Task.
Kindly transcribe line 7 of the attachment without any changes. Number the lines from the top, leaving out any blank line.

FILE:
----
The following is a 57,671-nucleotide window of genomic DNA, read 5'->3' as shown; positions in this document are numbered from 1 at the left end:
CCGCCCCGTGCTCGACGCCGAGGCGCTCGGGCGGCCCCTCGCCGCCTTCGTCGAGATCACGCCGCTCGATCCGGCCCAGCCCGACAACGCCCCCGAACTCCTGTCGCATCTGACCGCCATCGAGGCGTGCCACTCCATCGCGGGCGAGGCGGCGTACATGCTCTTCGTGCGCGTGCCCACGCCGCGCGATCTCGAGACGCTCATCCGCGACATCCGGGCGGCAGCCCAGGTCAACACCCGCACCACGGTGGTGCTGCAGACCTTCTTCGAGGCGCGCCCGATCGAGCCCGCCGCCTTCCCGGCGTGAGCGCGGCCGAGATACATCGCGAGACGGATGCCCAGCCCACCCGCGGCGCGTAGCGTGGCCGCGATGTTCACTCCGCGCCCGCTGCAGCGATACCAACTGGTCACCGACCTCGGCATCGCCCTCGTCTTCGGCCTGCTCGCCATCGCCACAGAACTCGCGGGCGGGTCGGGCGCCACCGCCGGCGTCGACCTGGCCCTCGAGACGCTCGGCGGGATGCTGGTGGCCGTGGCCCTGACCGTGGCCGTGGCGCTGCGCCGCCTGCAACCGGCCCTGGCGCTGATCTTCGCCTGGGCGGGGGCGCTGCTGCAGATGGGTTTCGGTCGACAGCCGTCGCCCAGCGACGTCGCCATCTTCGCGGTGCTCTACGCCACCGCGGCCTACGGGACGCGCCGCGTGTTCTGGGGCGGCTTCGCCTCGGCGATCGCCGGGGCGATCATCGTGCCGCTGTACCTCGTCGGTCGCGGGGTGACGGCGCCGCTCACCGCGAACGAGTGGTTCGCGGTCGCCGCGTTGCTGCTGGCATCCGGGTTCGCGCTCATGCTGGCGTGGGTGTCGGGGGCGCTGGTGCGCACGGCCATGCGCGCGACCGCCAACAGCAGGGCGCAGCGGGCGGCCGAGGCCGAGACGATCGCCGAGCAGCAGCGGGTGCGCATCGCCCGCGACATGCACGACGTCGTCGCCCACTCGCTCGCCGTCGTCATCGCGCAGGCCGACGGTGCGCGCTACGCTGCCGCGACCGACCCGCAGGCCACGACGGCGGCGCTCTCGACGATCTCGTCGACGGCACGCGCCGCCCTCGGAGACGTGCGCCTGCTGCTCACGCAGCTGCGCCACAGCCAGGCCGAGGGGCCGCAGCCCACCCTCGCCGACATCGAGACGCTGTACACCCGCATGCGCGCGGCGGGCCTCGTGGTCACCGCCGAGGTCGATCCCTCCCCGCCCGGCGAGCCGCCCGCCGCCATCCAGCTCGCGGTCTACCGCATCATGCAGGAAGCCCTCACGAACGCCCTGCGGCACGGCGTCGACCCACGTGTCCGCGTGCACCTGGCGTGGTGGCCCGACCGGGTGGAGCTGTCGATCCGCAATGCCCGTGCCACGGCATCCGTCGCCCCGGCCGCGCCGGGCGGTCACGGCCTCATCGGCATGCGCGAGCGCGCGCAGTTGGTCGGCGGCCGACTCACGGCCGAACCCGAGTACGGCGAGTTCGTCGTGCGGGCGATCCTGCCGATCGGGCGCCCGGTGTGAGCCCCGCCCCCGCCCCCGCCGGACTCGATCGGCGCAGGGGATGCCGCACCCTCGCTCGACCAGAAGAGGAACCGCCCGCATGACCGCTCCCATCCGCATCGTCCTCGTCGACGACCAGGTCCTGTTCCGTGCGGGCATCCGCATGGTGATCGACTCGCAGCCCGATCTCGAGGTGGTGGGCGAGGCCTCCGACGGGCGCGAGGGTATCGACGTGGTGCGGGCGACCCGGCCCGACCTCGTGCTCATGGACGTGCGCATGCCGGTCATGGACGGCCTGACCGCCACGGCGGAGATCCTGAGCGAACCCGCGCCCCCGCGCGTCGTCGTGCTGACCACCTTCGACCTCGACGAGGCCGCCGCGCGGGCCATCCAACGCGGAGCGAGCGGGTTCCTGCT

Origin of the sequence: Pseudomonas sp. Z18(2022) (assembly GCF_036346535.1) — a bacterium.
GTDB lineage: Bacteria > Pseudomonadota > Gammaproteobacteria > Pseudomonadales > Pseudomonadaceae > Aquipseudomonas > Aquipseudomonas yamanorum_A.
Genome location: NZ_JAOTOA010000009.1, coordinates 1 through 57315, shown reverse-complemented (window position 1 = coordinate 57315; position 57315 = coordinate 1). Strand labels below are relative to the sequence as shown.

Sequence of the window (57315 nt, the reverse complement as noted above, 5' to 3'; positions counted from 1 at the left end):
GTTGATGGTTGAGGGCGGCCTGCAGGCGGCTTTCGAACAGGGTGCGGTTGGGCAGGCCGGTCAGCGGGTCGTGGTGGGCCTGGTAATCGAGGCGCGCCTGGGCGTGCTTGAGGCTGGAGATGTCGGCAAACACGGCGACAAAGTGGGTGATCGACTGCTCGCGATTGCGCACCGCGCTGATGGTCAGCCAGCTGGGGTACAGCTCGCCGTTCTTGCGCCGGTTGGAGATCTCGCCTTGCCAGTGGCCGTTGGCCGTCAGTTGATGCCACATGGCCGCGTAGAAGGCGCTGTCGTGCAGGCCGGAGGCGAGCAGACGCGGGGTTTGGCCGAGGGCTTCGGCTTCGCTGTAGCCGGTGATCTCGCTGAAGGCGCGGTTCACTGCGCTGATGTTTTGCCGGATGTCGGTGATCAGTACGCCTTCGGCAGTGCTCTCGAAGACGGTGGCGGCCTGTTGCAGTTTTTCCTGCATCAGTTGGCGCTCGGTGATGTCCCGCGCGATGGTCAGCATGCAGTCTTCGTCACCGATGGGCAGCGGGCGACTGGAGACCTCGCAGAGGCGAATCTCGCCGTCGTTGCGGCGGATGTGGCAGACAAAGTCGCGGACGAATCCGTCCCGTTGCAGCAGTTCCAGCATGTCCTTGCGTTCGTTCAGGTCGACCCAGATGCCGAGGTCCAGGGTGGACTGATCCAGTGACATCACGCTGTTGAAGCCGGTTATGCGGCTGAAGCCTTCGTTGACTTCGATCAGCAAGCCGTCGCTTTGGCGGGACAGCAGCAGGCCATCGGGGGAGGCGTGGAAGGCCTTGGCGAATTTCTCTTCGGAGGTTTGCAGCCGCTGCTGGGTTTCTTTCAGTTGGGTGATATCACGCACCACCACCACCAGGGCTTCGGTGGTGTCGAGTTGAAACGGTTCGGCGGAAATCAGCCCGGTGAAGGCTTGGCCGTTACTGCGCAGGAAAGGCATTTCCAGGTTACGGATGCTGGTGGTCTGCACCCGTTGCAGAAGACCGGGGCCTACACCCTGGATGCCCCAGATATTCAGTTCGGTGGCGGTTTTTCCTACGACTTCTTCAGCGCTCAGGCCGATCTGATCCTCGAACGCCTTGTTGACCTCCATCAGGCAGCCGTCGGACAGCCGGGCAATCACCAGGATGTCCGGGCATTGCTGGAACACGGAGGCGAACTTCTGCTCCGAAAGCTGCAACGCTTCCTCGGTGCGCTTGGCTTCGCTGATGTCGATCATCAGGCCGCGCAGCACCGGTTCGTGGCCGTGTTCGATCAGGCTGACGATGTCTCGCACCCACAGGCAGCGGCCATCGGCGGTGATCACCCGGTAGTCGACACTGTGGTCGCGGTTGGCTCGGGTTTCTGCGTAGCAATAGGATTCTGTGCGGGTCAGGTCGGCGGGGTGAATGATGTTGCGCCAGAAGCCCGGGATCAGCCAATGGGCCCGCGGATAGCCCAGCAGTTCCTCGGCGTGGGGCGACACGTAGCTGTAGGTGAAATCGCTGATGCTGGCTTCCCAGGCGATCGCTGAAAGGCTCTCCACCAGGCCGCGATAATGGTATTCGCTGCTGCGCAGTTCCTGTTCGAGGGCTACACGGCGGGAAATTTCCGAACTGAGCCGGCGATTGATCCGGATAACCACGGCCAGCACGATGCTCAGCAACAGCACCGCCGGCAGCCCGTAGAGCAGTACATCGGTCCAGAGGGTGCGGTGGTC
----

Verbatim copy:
GTTGATGGTTGAGGGCGGCCTGCAGGCGGCTTTCGAACAGGGTGCGGTTGGGCAGGCCGGTCAGCGGGTCGTGGTGGGCCTGGTAATCGAGGCGCGCCTGGGCGTGCTTGAGGCTGGAGATGTCGGCAAACACGGCGACAAAGTGGGTGATCGACTGCTCGCGATTGCGCACCGCGCTGATGGTCAGCCAGCTGGGGTACAGCTCGCCGTTCTTGCGCCGGTTGGAGATCTCGCCTTGCCAGTGGCCGTTGGCCGTCAGTTGATGCCACATGGCCGCGTAGAAGGCGCTGTCGTGCAGGCCGGAGGCGAGCAGACGCGGGGTTTGGCCGAGGGCTTCGGCTTCGCTGTAGCCGGTGATCTCGCTGAAGGCGCGGTTCACTGCGCTGATGTTTTGCCGGATGTCGGTGATCAGTACGCCTTCGGCAGTGCTCTCGAAGACGGTGGCGGCCTGTTGCAGTTTTTCCTGCATCAGTTGGCGCTCGGTGATGTCCCGCGCGATGGTCAGCATGCAGTCTTCGTCACCGATGGGCAGCGGGCGACTGGAGACCTCGCAGAGGCGAATCTCGCCGTCGTTGCGGCGGATGTGGCAGACAAAGTCGCGGACGAATCCGTCCCGTTGCAGCAGTTCCAGCATGTCCTTGCGTTCGTTCAGGTCGACCCAGATGCCGAGGTCCAGGGTGGACTGATCCAGTGACATCACGCTGTTGAAGCCGGTTATGCGGCTGAAGCCTTCGTTGACTTCGATCAGCAAGCCGTCGCTTTGGCGGGACAGCAGCAGGCCATCGGGGGAGGCGTGGAAGGCCTTGGCGAATTTCTCTTCGGAGGTTTGCAGCCGCTGCTGGGTTTCTTTCAGTTGGGTGATATCACGCACCACCACCACCAGGGCTTCGGTGGTGTCGAGTTGAAACGGTTCGGCGGAAATCAGCCCGGTGAAGGCTTGGCCGTTACTGCGCAGGAAAGGCATTTCCAGGTTACGGATGCTGGTGGTCTGCACCCGTTGCAGAAGACCGGGGCCTACACCCTGGATGCCCCAGATATTCAGTTCGGTGGCGGTTTTTCCTACGACTTCTTCAGCGCTCAGGCCGATCTGATCCTCGAACGCCTTGTTGACCTCCATCAGGCAGCCGTCGGACAGCCGGGCAATCACCAGGATGTCCGGGCATTGCTGGAACACGGAGGCGAACTTCTGCTCCGAAAGCTGCAACGCTTCCTCGGTGCGCTTGGCTTCGCTGATGTCGATCATCAGGCCGCGCAGCACCGGTTCGTGGCCGTGTTCGATCAGGCTGACGATGTCTCGCACCCACAGGCAGCGGCCATCGGCGGTGATCACCCGGTAGTCGACACTGTGGTCGCGGTTGGCTCGGGTTTCTGCGTAGCAATAGGATTCTGTGCGGGTCAGGTCGGCGGGGTGAATGATGTTGCGCCAGAAGCCCGGGATCAGCCAATGGGCCCGCGGATAGCCCAGCAGTTCCTCGGCGTGGGGCGACACGTAGCTGTAGGTGAAATCGCTGATGCTGGCTTCCCAGGCGATCGCTGAAAGGCTCTCCACCAGGCCGCGATAATGGTATTCGCTGCTGCGCAGTTCCTGTTCGAGGGCTACACGGCGGGAAATTTCCGAACTGAGCCGGCGATTGATCCGGATAACCACGGCCAGCACGATGCTCAGCAACAGCACCGCCGGCAGCCCGTAGAGCAGTACATCGGTCCAGAGGGTGCGGTGGTC